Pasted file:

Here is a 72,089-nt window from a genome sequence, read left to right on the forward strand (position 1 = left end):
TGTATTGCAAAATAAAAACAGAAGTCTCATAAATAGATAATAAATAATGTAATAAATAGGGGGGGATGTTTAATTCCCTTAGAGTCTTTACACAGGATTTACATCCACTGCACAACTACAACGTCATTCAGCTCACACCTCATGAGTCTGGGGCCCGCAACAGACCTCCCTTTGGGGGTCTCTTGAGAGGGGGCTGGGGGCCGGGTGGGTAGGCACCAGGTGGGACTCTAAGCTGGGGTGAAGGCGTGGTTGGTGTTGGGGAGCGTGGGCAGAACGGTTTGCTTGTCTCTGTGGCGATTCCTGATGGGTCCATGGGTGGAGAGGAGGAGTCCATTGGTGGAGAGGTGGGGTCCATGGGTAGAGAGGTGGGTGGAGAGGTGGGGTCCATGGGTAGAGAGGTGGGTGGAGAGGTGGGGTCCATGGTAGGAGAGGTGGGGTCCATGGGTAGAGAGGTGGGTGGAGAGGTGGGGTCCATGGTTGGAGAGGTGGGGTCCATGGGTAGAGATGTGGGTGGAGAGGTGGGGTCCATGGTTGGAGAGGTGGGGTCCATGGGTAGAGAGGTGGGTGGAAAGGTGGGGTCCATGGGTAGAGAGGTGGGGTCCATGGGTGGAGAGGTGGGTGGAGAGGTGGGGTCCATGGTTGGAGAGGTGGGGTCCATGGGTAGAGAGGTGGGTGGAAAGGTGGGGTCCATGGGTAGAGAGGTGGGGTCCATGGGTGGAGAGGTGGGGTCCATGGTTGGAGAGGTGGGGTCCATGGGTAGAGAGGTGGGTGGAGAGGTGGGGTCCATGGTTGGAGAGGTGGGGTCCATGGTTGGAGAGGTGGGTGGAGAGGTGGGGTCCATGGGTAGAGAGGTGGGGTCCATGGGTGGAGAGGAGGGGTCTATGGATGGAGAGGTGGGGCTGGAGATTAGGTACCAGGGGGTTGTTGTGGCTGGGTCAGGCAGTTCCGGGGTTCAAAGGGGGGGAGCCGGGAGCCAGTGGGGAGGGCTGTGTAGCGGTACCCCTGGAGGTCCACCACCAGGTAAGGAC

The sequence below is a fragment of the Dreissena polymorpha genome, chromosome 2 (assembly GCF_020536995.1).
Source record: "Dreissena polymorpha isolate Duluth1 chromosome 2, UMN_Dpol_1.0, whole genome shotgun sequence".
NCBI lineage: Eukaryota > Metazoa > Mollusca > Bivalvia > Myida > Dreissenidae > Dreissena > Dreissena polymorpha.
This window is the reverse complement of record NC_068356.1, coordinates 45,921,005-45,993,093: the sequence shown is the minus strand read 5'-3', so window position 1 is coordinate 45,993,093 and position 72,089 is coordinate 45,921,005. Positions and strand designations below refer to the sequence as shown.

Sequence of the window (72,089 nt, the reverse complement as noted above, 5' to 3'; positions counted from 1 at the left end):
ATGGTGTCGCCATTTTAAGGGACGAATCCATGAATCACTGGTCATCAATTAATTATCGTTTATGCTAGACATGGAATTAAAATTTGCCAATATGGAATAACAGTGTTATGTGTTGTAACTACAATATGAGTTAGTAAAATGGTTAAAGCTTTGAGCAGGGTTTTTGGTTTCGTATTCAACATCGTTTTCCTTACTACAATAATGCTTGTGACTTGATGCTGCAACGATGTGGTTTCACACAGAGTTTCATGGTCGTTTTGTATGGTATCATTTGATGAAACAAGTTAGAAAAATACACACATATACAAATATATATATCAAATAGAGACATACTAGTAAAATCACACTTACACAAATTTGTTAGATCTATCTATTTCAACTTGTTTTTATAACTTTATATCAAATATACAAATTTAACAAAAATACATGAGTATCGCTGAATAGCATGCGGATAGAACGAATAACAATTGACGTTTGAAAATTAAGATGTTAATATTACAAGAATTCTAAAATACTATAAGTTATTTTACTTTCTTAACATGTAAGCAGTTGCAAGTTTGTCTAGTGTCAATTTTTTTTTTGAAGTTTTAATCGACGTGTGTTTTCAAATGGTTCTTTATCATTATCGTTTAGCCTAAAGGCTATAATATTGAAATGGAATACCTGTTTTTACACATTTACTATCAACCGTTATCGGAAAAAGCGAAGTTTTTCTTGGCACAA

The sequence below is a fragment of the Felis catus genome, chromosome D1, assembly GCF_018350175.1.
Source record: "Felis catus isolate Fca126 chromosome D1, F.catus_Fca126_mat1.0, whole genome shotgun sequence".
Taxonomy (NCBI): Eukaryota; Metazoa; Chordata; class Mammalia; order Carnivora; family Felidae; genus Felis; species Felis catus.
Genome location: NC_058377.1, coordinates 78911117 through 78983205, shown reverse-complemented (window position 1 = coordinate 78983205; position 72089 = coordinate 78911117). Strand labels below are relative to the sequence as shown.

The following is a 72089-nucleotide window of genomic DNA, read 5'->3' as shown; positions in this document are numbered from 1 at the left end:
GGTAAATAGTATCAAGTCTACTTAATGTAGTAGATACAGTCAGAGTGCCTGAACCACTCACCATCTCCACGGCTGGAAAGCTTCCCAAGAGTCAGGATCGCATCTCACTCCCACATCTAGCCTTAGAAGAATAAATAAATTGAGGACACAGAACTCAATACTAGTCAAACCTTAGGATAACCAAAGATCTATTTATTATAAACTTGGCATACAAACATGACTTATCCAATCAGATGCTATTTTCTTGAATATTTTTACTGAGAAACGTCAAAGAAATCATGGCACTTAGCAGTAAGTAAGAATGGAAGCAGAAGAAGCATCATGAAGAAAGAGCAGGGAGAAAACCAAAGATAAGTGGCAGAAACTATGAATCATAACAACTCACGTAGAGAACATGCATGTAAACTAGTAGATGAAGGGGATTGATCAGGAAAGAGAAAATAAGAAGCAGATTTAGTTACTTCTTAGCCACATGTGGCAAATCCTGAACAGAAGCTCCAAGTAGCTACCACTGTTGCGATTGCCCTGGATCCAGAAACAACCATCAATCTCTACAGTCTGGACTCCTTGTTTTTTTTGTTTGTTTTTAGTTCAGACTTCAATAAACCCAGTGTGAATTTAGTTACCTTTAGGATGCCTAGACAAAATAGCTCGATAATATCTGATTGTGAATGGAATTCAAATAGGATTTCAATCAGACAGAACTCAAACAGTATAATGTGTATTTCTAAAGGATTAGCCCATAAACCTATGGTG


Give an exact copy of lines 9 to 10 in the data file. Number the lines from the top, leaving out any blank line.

The sequence below is a fragment of the Felis catus genome, chromosome D1, assembly GCF_018350175.1.
Source record: "Felis catus isolate Fca126 chromosome D1, F.catus_Fca126_mat1.0, whole genome shotgun sequence".